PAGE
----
And that neoliberalism really came to fruition, started in Chile in the ’70s under military regime actually backed by professors like Milton Friedman from the University of Chicago. And they installed neoliberal policies in the dictatorship of Pinochet in the ’70s. And then you have Ronald Reagan and Margaret Thatcher adopt these same basic premises of the neoliberal outlook that, it must be understood in contrast to a Keynesian outlook where you have a much more democratic way in which you can regulate exchange and commerce and markets.

So what you have here is you have Syriza looks very much like a Democratic party in the ’60s in the United States that in today’s terms, in hyper-neoliberalized capitalist terms, looks radical. But in fact it’s not radical at all. It simply calls for basic social services and a democratic process by which to regulate economic [inaud.]

JAY: So the leadership of Syriza was never prepared for or wanted a more radical solution, which a lot of people argue was the only alternative to what’s transpired. But let’s dig into the deal a little bit and then we’ll go big picture again. So is this deal any better than what would have been signed at the very beginning of this whole process?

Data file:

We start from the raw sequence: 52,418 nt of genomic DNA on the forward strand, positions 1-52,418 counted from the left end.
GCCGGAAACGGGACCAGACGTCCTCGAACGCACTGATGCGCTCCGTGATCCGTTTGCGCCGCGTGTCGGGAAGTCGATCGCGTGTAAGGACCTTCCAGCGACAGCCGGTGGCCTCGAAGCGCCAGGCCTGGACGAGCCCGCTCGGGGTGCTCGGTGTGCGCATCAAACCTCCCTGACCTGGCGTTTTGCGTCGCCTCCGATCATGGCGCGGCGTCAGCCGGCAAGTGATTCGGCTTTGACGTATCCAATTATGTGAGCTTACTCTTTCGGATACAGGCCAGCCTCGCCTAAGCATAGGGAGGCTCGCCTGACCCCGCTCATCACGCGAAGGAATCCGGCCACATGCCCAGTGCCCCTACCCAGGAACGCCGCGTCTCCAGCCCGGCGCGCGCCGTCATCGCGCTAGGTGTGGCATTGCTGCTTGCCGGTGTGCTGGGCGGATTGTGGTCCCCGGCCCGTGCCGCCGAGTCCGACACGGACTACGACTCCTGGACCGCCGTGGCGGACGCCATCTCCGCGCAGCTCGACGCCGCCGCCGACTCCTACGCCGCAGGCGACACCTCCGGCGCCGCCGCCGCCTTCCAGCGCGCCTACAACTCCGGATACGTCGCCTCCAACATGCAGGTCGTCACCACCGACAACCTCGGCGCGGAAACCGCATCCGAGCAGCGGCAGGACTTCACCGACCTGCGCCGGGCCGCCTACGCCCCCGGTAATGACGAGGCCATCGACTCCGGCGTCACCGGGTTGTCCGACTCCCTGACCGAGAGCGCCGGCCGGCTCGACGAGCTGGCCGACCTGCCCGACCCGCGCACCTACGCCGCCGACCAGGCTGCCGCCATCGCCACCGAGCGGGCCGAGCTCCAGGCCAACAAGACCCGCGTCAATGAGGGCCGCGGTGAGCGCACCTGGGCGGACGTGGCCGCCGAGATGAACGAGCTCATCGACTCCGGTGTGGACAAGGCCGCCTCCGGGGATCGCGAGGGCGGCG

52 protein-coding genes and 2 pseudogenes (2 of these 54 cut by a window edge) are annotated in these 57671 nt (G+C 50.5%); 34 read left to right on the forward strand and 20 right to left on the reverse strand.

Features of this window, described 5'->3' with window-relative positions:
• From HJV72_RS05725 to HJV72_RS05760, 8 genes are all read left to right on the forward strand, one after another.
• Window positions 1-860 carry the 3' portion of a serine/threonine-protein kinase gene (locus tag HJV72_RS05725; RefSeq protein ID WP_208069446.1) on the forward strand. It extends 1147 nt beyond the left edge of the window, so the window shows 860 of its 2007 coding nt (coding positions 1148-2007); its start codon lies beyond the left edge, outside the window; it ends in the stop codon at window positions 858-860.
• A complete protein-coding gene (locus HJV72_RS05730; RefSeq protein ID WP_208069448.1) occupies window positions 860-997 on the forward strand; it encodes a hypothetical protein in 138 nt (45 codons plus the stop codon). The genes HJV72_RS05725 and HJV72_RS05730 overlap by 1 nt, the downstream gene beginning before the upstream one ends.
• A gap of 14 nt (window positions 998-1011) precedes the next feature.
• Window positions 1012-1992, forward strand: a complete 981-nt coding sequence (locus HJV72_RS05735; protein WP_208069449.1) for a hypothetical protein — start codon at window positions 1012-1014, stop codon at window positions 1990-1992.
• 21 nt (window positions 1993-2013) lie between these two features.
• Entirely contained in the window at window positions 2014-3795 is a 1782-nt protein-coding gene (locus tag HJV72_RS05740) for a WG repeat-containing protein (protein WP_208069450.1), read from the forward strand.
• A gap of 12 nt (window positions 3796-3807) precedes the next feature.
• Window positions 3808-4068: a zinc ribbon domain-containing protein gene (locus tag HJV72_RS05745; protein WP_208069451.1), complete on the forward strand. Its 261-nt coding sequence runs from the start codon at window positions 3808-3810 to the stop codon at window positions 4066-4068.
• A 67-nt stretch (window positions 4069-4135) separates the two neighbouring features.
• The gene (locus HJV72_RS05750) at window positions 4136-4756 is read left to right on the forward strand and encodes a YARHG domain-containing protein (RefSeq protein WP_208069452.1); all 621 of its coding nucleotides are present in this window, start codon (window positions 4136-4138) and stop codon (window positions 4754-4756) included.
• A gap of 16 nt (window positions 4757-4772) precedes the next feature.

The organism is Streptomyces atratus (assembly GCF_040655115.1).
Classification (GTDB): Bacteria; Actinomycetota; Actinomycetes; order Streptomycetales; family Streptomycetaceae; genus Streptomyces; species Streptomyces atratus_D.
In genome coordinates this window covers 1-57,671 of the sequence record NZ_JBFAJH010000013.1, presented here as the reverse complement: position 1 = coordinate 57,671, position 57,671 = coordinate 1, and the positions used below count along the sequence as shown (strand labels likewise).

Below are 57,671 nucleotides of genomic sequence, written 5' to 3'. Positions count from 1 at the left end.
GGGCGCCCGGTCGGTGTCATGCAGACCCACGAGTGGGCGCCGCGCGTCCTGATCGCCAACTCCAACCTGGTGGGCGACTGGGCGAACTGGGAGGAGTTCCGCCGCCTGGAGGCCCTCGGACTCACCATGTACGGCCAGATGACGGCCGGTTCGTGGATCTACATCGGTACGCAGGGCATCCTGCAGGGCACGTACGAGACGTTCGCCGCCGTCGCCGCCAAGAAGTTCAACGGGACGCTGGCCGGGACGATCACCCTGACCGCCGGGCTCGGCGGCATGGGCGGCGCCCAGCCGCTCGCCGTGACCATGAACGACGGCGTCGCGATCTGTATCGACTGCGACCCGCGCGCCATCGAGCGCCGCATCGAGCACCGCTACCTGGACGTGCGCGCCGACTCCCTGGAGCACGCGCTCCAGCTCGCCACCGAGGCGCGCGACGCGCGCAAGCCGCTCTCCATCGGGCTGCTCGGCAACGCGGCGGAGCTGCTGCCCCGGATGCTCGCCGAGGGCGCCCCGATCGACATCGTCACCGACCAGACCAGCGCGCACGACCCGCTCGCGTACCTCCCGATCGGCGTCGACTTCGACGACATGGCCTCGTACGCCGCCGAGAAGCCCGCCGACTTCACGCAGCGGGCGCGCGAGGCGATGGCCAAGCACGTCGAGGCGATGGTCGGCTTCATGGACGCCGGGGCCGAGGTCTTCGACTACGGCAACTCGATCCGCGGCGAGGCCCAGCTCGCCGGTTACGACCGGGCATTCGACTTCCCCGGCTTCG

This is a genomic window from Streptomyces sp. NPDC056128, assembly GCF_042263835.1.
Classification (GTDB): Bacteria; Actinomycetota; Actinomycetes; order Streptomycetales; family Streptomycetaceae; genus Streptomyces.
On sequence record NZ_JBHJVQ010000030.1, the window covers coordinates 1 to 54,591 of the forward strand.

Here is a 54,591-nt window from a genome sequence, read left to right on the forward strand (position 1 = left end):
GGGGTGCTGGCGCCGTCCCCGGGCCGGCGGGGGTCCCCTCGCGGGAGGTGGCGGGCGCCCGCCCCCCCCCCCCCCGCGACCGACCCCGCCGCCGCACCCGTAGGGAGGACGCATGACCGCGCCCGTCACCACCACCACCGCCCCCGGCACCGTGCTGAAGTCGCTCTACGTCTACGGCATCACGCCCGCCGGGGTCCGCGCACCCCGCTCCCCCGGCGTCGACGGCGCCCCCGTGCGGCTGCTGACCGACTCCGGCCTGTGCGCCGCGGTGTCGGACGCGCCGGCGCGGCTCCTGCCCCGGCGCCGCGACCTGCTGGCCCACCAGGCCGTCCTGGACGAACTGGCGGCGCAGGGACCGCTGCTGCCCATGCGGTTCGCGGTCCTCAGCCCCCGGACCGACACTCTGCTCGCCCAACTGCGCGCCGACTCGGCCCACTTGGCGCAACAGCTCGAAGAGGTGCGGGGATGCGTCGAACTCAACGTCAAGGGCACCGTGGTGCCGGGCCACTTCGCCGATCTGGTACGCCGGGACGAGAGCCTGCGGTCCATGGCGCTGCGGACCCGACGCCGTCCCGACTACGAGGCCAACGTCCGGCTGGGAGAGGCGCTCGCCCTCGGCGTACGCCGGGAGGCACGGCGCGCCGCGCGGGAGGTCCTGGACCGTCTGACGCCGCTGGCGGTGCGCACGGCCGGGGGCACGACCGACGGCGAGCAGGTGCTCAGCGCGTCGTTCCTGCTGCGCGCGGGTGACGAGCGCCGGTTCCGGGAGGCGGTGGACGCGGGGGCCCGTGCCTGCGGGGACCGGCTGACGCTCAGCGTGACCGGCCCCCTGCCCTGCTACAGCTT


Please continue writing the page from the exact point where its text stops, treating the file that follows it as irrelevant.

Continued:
DAVIS: This feels much worse, actually, than anything that’s been put on the table since Syriza came to power. And that’s the humiliating part. Paul Krugman in the New York Times just wrote about how humiliating this deal is to the Greek people and also to Syriza.

Basically what you have here is the Troika, the European Union, really putting Syriza under their boot, and making a statement kind of like Truman making a statement when he bombed Hiroshima, let’s say, to the Russians if one wants to follow that thesis. It’s a statement. What we have here is an example of how other countries in the EU who might, like Spain let’s say, or Portugal, or Italy, Ireland, who might want to think about activating and energizing the populace, you better not do that. That’s the signal here.

JAY: Okay. Let’s dig into some of the specifics. So first of all, when they talk about streamlining the economy they talk about first of all boosting tax revenue, but mostly through the VAT which is the added value tax when you go and buy stuff. Not income tax. How does that compare with what Syriza wanted, and how significant is it?